Almost two years ago, my agent notified me that the rights to one of my books were due to be returned to me, and all I had to do was formally make the request. While I was at it, I went ahead and asked all my publishers to return the rights to all the work they still controlled — and they did. Within three weeks, I got the rights back to 23 of my 90 books… and then I had a meltdown moment, thinking, “What have I done to myself?”
The good news? With the rights formally reverted to my control, I have total control of my work. I can edit, update, fix, replace covers, change titles, write new blurbs — pretty much decide not only all of the details that publishers control when they publish a book, but all the decisions that the author makes originally.
The bad news? TWENTY-THREE books to edit, update, fix, replace covers, write new blurbs…
It’s been a long stretch, but it’s also been very enjoyable to re-read my work — reacquainting myself with the characters, and occasionally even being surprised by a twist in the story that I’d forgotten!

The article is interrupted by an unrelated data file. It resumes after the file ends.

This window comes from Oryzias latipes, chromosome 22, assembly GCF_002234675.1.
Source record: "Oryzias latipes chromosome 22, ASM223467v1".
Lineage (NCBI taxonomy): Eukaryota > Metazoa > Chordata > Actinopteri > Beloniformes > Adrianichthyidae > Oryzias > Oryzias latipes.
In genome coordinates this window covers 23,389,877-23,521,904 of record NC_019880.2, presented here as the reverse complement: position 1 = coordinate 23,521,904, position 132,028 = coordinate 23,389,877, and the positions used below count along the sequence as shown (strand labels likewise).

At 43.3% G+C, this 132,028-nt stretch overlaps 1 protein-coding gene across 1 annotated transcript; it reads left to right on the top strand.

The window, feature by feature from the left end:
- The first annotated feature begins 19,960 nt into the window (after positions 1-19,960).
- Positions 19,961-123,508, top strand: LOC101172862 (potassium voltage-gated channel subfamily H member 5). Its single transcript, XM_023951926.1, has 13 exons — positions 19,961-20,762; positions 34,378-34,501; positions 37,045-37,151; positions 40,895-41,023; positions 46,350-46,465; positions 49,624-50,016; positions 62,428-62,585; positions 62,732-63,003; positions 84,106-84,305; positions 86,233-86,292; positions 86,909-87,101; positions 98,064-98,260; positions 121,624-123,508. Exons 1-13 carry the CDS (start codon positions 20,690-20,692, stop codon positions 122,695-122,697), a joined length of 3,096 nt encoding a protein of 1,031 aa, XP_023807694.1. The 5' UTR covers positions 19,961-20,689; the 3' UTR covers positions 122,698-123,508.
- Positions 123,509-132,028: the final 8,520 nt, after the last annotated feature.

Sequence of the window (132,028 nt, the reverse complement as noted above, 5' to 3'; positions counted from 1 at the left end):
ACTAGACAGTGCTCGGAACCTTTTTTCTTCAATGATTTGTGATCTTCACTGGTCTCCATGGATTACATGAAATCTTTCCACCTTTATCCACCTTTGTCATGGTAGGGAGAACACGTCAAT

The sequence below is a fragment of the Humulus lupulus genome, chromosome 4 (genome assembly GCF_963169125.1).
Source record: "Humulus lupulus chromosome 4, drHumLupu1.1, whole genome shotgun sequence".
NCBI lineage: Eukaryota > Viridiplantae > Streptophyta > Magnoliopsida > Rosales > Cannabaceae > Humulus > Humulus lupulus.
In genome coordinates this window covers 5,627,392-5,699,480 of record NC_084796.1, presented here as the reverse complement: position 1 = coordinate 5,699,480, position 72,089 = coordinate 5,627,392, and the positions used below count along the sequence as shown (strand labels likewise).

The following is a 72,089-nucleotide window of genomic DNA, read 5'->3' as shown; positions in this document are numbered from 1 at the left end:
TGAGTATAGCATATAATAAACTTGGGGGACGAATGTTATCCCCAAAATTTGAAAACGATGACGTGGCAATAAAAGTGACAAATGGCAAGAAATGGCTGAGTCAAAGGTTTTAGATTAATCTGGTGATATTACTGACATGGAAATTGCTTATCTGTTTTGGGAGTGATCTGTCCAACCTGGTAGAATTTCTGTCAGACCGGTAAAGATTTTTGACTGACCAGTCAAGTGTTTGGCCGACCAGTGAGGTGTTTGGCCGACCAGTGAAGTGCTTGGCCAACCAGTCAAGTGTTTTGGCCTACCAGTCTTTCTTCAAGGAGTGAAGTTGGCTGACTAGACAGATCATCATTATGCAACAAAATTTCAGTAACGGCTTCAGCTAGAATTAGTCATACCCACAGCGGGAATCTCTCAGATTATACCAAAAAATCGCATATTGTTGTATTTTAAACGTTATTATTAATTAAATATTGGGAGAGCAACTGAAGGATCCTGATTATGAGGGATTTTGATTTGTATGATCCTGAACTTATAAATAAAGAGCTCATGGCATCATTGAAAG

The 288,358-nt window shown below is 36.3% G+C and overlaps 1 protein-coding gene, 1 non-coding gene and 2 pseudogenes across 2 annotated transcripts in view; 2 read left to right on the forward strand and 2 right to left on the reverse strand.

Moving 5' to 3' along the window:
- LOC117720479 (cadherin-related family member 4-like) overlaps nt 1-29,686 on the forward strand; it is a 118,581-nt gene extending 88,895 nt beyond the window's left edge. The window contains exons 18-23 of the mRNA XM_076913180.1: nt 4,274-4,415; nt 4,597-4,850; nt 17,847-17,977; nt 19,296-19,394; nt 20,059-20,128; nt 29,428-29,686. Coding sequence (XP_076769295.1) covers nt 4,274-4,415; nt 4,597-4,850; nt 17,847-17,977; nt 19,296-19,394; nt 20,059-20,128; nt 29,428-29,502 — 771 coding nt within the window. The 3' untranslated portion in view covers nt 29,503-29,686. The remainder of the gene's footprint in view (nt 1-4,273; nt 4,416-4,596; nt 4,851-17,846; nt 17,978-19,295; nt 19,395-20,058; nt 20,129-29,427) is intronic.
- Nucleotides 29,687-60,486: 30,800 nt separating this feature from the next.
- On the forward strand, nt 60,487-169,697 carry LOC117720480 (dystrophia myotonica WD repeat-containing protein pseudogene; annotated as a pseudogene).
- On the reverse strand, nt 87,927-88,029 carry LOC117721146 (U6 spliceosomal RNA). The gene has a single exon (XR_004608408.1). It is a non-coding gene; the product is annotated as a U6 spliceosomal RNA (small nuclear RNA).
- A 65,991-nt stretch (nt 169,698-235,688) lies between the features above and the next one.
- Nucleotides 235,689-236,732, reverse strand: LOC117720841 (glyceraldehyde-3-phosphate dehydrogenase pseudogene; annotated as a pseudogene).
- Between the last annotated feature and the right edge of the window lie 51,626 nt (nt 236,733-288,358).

The last of those books is now available in brand-new e-book formats. A couple of them are shown above — the old covers next to the new ones. You can see all the new covers here.
I tried to eliminate some of the more obvious details that dated the books, but I have chosen not to try to update them to today. There are a couple of reasons for that. First is that sometimes updating requires a whole lot more than just handing the heroine a cell phone — and putting that phone in her hand often sets off ripples through an entire story and makes it a whole different book.
But it also means that in another 10 years, a book that looks current today will be dated again. (What’s going to happen with artificial intelligence, in another decade?) So I’m leaving my stories set in the era in which they were written — mostly before social media and Google.
Some of them are so amusingly dated that I’ve called them “accidental historicals.” Though they were set in the current-day when they were written, the world has moved on so far that they seem quaint now. Yet, those stories are so rooted in the time — complete with floppy drives on computers, for instance — that updating them would be more difficult than writing a new book.
And speaking of new books, now that this big project is behind me, I’m looking ahead to what’s next. I’ll let you know when I decide!